Pan American Computer Corp. v. Data General Corp.

652 F.2d 215 (1981) | Cited 13 times | First Circuit | June 26, 1981

Pan American Computer Corporation (PACC) appeals from the district court's dissolution of an injunction pendente lite it had previously issued under 10 L.P.R.A. § 278b-11 prohibiting Data General Corporation (DGC) from terminating a dealership contract under which PACC distributed and serviced DGC products in Puerto Rico. The district court had originally entered the injunction, as authorized by statute, after considering "the interests of all parties concerned and the purposes of the public policy contained in this chapter." The court properly did not make formal findings on the usual preliminary injunction criteria of irreparable harm and probability of success on the merits, see DeMoss v. Kelly Services, Inc., 493 F.2d 1012, 1015 (1st Cir. 1974), although its factual findings made at that time suggest a tentative view that PACC had up to then substantially performed its obligations under the dealership contract, and that the balance of hardship weighed in PACC's favor. The court dissolved the injunction some 18 months later upon its finding, reached after an evidentiary hearing, that PACC had assigned its maintenance duties, along with related rights, to ITT Diversified Services, Inc., in violation of an essential condition of the dealership agreement and to the substantial detriment of DGC's interests. The court held that this action by PACC gave DGC just cause to terminate the agreement. The court took the view that PACC's action rendered the circumstances so different that the statutory considerations now weighed against retaining the injunction in force.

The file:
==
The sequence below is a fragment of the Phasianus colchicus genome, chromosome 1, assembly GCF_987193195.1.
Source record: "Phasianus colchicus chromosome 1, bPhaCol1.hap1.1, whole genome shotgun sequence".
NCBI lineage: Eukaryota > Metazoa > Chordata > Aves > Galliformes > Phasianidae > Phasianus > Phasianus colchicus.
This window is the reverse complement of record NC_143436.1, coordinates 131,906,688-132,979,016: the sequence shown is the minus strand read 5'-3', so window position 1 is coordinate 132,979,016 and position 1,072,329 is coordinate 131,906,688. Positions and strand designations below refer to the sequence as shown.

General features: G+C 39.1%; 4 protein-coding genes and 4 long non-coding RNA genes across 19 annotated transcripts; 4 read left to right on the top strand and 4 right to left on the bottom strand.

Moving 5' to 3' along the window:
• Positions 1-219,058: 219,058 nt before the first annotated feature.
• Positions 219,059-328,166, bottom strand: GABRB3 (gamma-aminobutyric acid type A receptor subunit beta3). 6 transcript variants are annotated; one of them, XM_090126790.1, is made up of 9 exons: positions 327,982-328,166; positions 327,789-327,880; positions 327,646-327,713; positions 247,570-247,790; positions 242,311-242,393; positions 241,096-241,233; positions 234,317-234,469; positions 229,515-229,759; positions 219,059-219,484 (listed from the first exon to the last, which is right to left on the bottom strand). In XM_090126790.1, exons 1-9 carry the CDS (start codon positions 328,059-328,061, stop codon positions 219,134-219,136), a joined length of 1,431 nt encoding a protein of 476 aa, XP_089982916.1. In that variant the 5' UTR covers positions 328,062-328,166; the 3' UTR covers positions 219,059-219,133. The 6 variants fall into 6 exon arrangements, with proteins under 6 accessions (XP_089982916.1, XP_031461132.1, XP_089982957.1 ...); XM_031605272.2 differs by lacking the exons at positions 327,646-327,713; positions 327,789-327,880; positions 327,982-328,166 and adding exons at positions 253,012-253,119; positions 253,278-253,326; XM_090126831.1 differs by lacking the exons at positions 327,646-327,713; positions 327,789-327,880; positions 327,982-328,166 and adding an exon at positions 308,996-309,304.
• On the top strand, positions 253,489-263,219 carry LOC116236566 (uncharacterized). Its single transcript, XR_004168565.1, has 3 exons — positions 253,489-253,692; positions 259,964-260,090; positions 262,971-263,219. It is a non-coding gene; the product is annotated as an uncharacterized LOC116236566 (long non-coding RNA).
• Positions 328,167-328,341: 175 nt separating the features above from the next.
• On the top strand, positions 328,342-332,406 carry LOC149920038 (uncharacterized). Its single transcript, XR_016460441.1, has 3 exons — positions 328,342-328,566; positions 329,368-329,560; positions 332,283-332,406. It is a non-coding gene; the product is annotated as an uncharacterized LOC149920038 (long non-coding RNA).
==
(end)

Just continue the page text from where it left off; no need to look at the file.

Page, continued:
PACC contends on appeal that the court erred in finding an assignment in violation of the contract; in concluding that such a violation, even if committed, would constitute just cause for termination; and in ruling that just cause, even if present, would warrant vacating the injunction. We find no merit in any of these contentions, and we affirm the judgment of the district court.